Recently we have seen the fast development of Business-to-Business (B2B) e-commerce. Jupiter Communications estimates that by 2005, the expected online B2B transactions of goods in the US would amount to $6.3 trillion out of a total of $15.1 trillion. Internet-based electronic markets (e-markets) play a particularly important role in B2B e-commerce; they are expected to produce an online transaction volume of over $6 trillion by 2004 ( Bermudex et al., 2000). Currently there are over 1000 established B2B e-markets catering to a wide spectrum of industries such as aerospace, agriculture, apparel, automotive parts, energy and chemicals, high technology, food and beverages, logistics, office supply, services, utility, soft goods, and raw materials. Interestingly, however, many of the e-markets that were established over the past few years have disappeared. This reality may be explained by several factors. For example, Porter (2001) points out that Internet technology has some negative effects on the industry structure: Internet technology tends to negatively bolster buyer bargaining power, reduce barriers to entry for new competitors, creates new substitute products or services, intensify the rivalry among competitors, and encourages destructive price competition. Wise and Morrison (2000) also identify three flaws in the B2B e-market: competitive bidding among sellers allows buyers to get the lowest possible prices; B2B e-market delivers little benefit to sellers; and the business model of most B2B e-markets are, at best, half-baked. In this paper, we attempt to identify two other important factors that may help to explain the reality of current B2B e-markets: the kind of transaction fees that e-market owners charge participants, and the kind of supply chain coordination mechanisms that B2B e-markets do (or actually do not) facilitate. In traditional markets, transactions between suppliers and buyers begin with a buyer looking for goods or a supplier seeking potential buyers. Both supplier and buyer will incur some kind of transaction costs in traditional markets. One part of the transaction costs is incurred prior to the actual transaction. It includes expenses for searching, advertising, participating in trade shows, rewarding brokers, dealers or sales force, etc. Another part of the transaction costs is incurred after a contract has been signed. It includes the expenses associated with ordering, billing, making transportation arrangements, confirming payments, and accepting deliveries, etc. (Lucking-Reiley and Spulber, 2000). B2B e-markets are essentially aimed at significantly lowering transaction costs for both buyers and sellers. Because B2B e-markets vary along several notable characteristics, numerous ways to classify these markets have been proposed. A classification that is of interest in this paper looks at who owns the e-market. This classification distinguishes between neutral, buyer centric, and seller centric e-markets. Whereas neutral e-markets (e.g., E-Steel, FastParts, and Chemdex) do not favor buyers or sellers, buyer centric e-markets (e.g., FreeMarkets, FOB, and Covisint) or seller centric e-markets (e.g., Ingram Micro, Echemicals, and Deutsche Telekom MarketPlace) have exchange mechanisms that favor either buyers or sellers. Firms with great market powers would favor participating in either buyer or seller centric e-markets. By contrast, smaller buyers and sellers would favor participating in neutral e-markets. Owners of e-markets may earn revenues by imposing various charges on market participants (Phillips and Meeker, 2000). Most owners earn revenues mainly from transaction-based commission fees, which usually range from 0.5% of the transaction value to 3% on more complex transactions. Additionally, e-market owners may opt for standard annual subscription fees for the full year based upon usage. Some e-market owners may earn storefront fees that range from zero to $150,000 annually for listing vendor's product catalogues and promotional materials in the e-market. Other owners may charge the participants certain affiliation fees or referral fees, etc. Wise and Morrison (2000) point out that most current B2B e-markets are immature. One of the reasons they identify is that most B2B e-markets normally provide competitive bidding among suppliers, something that allows buyers to get the lowest possible prices. This practice often hurts buyer–supplier relationships and delivers little value to suppliers. As a result, many believe that buyer centric (e-procurement) e-markets will not be able to attract a critical number of suppliers and transactions. By now, there is sufficient anecdotal evidence to support this belief, as explained in the following online report (Feuerstein, 2000): It takes two to tango, but unfortunately for B-to-B marketplaces, suppliers aren’t quite ready to lace up their dancing shoes. That's right, suppliers are still unhappy that the focus of most marketplaces or trading exchanges continues to be centered around the buyer. Or more specifically, how the buyer can save money by moving procurement online, or by running online auctions that obliterate a supplier's profit margin. And just to rub salt in an open wound, many marketplaces are still charging suppliers “set-up” fees or other charges to participate. Conflicts between buyers and suppliers in e-markets are even intensified in industries featured by uncertain demand patterns and short-life-cycle products. For example, in apparel, electronics, toy, and semiconductor industries, buyers have great chances of facing the risk of either excess stock or lost sales. As time-based competition intensifies, product life-cycles in general become shorter and shorter, and so more and more products acquire the attributes of fashion or seasonal goods. If both supplier and buyer try to maximize their own expected profits, a phenomenon well known as “double marginalization” prevails, i.e., if the supplier sells at a wholesale price which is higher than her marginal production or procurement cost, the total expected profit of a decentralized supply chain is lower than that of an integrated one (Spengler, 1950). Under this scenario, it is not enough that B2B e-markets provide the potential for more volume, lower transaction costs, and better matches to existing buyers and sellers than in traditional markets. Rather, in line with well-known results from the supply chain contracts literature, B2B e-markets should also facilitate the use of supply chain coordination mechanisms to increase the total supply chain performance and achieve win–win solutions. For instance, supply chain contracts like returns policies have been widely used to coordinate the selling of short-life-cycle products in traditional markets. These types of contracts can also be used in B2B electronic markets to improve the performance of the supply chain in e-markets. While e-markets affect several parameters of doing business (security, privacy, settlement etc.), this paper focuses on the impact of both transaction cost and supply chain coordination on buyers and sellers. We are particularly interested in the following supply chain scenario with the emergence of e-markets:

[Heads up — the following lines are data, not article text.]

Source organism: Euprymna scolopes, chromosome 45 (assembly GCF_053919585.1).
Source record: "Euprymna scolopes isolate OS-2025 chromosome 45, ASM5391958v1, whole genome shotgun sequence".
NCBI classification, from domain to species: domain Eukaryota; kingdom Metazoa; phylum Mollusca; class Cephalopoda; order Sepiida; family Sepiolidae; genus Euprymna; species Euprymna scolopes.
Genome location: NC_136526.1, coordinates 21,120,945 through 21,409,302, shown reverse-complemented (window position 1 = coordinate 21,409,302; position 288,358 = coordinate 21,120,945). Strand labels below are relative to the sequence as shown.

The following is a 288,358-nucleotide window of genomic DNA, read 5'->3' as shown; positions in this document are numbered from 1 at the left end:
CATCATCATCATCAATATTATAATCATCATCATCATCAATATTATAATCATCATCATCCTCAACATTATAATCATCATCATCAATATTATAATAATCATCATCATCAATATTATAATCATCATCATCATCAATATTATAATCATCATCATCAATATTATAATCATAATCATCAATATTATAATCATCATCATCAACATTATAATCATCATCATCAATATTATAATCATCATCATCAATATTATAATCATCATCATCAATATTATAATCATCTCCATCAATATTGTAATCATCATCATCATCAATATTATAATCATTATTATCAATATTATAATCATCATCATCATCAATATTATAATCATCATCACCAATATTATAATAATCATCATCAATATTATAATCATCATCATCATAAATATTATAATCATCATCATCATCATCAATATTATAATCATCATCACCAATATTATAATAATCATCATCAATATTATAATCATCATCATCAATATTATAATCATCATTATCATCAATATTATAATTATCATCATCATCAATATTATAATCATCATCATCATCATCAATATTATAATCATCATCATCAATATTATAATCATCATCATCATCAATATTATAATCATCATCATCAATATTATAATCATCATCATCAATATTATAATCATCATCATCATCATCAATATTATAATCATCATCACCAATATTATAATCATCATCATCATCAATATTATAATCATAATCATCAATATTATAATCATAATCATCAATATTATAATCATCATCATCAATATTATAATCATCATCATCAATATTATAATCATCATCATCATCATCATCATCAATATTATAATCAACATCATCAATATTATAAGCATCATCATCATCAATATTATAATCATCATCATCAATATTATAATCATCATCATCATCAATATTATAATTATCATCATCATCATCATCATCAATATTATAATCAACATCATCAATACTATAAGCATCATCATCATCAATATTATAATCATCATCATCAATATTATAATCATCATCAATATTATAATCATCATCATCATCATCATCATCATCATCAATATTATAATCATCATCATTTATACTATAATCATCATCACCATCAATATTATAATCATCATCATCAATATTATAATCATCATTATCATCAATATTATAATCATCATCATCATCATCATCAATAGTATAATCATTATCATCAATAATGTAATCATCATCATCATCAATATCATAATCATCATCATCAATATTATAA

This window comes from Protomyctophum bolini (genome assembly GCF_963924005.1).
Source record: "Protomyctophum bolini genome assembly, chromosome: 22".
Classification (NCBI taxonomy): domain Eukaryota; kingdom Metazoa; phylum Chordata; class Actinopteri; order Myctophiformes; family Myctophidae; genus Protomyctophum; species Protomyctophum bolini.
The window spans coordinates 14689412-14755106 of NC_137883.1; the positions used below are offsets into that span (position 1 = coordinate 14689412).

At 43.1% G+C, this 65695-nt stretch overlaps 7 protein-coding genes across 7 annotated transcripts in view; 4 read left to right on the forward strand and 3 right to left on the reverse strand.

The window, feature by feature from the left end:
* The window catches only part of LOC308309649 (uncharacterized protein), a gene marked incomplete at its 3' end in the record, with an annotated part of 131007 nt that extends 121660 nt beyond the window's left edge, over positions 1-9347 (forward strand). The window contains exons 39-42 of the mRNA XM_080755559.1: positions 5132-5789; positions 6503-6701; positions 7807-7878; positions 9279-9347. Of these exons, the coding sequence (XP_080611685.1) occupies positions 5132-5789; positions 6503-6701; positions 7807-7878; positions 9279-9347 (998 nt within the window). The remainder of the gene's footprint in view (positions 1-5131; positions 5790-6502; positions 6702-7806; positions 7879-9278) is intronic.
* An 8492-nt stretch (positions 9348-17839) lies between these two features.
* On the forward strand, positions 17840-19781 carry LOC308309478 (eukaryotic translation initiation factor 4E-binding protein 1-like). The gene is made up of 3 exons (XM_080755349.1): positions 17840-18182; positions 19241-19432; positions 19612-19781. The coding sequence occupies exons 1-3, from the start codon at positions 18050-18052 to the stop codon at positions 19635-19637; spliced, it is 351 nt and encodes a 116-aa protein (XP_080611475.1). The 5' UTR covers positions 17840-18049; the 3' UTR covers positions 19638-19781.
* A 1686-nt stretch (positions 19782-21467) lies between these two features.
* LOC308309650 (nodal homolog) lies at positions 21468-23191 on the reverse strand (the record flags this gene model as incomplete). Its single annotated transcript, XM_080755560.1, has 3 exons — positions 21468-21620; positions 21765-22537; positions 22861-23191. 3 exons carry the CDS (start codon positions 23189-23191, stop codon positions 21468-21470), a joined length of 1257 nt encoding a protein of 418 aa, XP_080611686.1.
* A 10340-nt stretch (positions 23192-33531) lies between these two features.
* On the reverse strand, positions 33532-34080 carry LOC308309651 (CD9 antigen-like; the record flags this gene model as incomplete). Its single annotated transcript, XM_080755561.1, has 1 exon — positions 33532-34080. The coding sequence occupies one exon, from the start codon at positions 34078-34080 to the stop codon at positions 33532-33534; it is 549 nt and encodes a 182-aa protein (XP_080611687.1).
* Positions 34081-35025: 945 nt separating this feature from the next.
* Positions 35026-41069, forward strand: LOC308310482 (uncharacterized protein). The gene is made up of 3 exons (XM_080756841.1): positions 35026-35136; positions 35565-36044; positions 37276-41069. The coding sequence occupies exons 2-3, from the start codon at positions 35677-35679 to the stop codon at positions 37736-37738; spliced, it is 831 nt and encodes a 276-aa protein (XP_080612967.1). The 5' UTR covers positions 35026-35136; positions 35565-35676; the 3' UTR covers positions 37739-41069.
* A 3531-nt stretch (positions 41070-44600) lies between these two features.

نتیجه گیری انگلیسی
In this paper, we use single-period newsvendor models to analyze the supplier and buyer's decisions on whether or not to join a B2B e-market. We find that their decisions depend on the revenue structure of the e-market owner. We apply a simple full returns policy to coordinate the supply chain in the e-market, which can improve the performance of the supply chain and achieve the win–win solution to both parties. We also identify the conditions under which the supplier would be willing to join the e-market with or without the buyer's premium. For the research question arising in the real-world practice, should the buyer pay the supplier to join the e-markets? Our answer is yes, if the transaction percentage charged to the supplier is lower than the maximum Pareto-improving transaction percentage. In this paper, we assume that the supplier's wholesale price and the buyer's retail price are exogenous. We focus only on the supply chain contract between the buyer and the supplier after the supplier has won the bid. We do not study the auctioning processes and mechanisms among suppliers in the e-market. Therefore, extending our model to incorporate multiple time periods and dynamic pricing is one possible future research area. Additionally, while we only focus on a buyer centric e-procurement e-market with a powerful buyer, our model can be easily extended to seller centric or neutral e-markets. For example, by allowing the wholesale price of the supplier in electronic markets to be higher than in traditional markets, the model may represent a seller centric e-markets where the keen competition among buyers makes the supplier's wholesale price in e-market possibly higher than in a traditional market. This may be another possible future research area.